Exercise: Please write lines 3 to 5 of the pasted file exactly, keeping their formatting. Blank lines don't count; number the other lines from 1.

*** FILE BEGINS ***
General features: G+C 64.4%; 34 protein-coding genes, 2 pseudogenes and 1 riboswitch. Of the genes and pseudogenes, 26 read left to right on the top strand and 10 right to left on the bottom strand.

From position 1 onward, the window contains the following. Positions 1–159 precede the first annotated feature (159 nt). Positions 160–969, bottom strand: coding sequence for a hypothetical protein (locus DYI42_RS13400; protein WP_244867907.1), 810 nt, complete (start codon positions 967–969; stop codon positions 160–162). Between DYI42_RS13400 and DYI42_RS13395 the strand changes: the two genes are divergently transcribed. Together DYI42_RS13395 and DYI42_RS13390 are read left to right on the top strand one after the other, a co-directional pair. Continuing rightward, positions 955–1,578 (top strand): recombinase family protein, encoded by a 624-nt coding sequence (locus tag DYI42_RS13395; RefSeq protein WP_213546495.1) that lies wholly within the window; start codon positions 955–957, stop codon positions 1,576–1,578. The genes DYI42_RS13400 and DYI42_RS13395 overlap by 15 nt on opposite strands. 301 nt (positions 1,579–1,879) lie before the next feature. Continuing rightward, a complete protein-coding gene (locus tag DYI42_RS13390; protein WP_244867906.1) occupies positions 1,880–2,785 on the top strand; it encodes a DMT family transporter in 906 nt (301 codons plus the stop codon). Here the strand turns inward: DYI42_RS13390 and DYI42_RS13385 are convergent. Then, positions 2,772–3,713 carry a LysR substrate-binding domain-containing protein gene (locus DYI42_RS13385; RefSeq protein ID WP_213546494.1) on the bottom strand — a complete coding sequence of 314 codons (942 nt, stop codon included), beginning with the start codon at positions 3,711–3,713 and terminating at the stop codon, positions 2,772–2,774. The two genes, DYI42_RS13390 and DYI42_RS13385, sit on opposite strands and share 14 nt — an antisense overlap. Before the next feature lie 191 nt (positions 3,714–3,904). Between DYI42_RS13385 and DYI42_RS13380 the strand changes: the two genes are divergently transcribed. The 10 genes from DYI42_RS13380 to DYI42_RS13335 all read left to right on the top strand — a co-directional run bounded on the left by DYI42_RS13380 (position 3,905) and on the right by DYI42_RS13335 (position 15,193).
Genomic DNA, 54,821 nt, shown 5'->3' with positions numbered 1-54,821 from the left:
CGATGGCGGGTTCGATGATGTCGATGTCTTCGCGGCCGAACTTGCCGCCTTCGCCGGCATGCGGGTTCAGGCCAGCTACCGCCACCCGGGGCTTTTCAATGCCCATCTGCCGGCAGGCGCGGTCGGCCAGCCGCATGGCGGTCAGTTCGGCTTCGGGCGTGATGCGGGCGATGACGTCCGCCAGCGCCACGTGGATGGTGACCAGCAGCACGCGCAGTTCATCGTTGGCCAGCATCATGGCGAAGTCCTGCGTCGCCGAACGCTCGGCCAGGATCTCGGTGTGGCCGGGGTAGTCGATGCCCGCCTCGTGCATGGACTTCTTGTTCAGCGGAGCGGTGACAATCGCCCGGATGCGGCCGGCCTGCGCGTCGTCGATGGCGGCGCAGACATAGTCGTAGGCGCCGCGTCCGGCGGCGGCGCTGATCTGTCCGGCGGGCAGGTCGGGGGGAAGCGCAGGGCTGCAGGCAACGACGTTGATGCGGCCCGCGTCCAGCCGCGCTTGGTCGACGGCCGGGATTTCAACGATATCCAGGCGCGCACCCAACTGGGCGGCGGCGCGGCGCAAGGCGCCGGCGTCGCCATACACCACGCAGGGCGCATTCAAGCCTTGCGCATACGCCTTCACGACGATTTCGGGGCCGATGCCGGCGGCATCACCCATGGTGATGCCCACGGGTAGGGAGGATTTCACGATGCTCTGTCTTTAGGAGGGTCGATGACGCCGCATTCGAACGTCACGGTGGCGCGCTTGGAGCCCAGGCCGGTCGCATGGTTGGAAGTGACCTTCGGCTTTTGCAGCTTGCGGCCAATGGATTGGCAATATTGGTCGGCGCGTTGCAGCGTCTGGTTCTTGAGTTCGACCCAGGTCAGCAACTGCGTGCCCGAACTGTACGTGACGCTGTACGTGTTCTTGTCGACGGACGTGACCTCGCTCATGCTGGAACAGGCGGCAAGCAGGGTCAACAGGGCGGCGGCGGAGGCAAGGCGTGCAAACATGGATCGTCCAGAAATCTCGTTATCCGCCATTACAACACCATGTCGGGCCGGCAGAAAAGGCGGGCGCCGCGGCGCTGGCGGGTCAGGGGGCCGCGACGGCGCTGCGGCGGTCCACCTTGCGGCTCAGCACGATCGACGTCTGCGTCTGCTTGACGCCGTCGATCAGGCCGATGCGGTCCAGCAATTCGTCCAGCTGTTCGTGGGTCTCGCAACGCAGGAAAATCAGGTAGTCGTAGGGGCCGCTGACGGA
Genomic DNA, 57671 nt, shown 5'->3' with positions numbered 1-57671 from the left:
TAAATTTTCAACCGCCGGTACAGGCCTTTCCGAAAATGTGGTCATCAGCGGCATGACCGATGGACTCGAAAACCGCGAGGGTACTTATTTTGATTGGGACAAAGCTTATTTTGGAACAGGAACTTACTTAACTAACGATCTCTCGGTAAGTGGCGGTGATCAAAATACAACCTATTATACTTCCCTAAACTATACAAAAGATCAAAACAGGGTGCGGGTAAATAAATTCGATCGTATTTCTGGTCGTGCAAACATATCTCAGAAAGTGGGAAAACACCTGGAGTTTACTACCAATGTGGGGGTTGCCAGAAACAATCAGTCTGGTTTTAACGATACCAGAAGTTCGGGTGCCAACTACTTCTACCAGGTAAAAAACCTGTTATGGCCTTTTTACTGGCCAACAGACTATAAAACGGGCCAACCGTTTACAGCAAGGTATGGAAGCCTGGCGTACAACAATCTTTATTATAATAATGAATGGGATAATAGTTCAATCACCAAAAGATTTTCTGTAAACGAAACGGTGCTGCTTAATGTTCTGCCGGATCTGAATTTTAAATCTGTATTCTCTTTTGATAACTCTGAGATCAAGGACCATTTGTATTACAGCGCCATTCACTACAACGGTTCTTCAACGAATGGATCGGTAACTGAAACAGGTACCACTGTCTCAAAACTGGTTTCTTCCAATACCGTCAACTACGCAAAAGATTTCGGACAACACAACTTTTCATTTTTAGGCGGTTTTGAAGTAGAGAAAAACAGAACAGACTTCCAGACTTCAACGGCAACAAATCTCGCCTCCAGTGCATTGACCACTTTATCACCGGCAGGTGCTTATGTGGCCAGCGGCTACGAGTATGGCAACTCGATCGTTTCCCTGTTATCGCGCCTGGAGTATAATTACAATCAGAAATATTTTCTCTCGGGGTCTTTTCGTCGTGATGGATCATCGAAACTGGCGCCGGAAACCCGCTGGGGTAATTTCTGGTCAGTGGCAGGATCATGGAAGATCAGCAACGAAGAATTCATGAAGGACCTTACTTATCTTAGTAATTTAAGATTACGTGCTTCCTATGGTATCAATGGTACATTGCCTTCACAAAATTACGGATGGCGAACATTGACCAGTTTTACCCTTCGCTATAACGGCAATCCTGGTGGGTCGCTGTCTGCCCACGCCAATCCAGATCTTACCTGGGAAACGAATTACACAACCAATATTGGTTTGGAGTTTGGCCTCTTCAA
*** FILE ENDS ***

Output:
Genomic DNA, 54,821 nt, shown 5'->3' with positions numbered 1-54,821 from the left:
CGATGGCGGGTTCGATGATGTCGATGTCTTCGCGGCCGAACTTGCCGCCTTCGCCGGCATGCGGGTTCAGGCCAGCTACCGCCACCCGGGGCTTTTCAATGCCCATCTGCCGGCAGGCGCGGTCGGCCAGCCGCATGGCGGTCAGTTCGGCTTCGGGCGTGATGCGGGCGATGACGTCCGCCAGCGCCACGTGGATGGTGACCAGCAGCACGCGCAGTTCATCGTTGGCCAGCATCATGGCGAAGTCCTGCGTCGCCGAACGCTCGGCCAGGATCTCGGTGTGGCCGGGGTAGTCGATGCCCGCCTCGTGCATGGACTTCTTGTTCAGCGGAGCGGTGACAATCGCCCGGATGCGGCCGGCCTGCGCGTCGTCGATGGCGGCGCAGACATAGTCGTAGGCGCCGCGTCCGGCGGCGGCGCTGATCTGTCCGGCGGGCAGGTCGGGGGGAAGCGCAGGGCTGCAGGCAACGACGTTGATGCGGCCCGCGTCCAGCCGCGCTTGGTCGACGGCCGGGATTTCAACGATATCCAGGCGCGCACCCAACTGGGCGGCGGCGCGGCGCAAGGCGCCGGCGTCGCCATACACCACGCAGGGCGCATTCAAGCCTTGCGCATACGCCTTCACGACGATTTCGGGGCCGATGCCGGCGGCATCACCCATGGTGATGCCCACGGGTAGGGAGGATTTCACGATGCTCTGTCTTTAGGAGGGTCGATGACGCCGCATTCGAACGTCACGGTGGCGCGCTTGGAGCCCAGGCCGGTCGCATGGTTGGAAGTGACCTTCGGCTTTTGCAGCTTGCGGCCAATGGATTGGCAATATTGGTCGGCGCGTTGCAGCGTCTGGTTCTTGAGTTCGACCCAGGTCAGCAACTGCGTGCCCGAACTGTACGTGACGCTGTACGTGTTCTTGTCGACGGACGTGACCTCGCTCATGCTGGAACAGGCGGCAAGCAGGGTCAACAGGGCGGCGGCGGAGGCAAGGCGTGCAAACATGGATCGTCCAGAAATCTCGTTATCCGCCATTACAACACCATGTCGGGCCGGCAGAAAAGGCGGGCGCCGCGGCGCTGGCGGGTCAGGGGGCCGCGACGGCGCTGCGGCGGTCCACCTTGCGGCTCAGCACGATCGACGTCTGCGTCTGCTTGACGCCGTCGATCAGGCCGATGCGGTCCAGCAATTCGTCCAGCTGTTCGTGGGTCTCGCAACGCAGGAAAATCAGGTAGTCGTAGGGGCCGCTGACGGA
Genomic DNA, 57671 nt, shown 5'->3' with positions numbered 1-57671 from the left: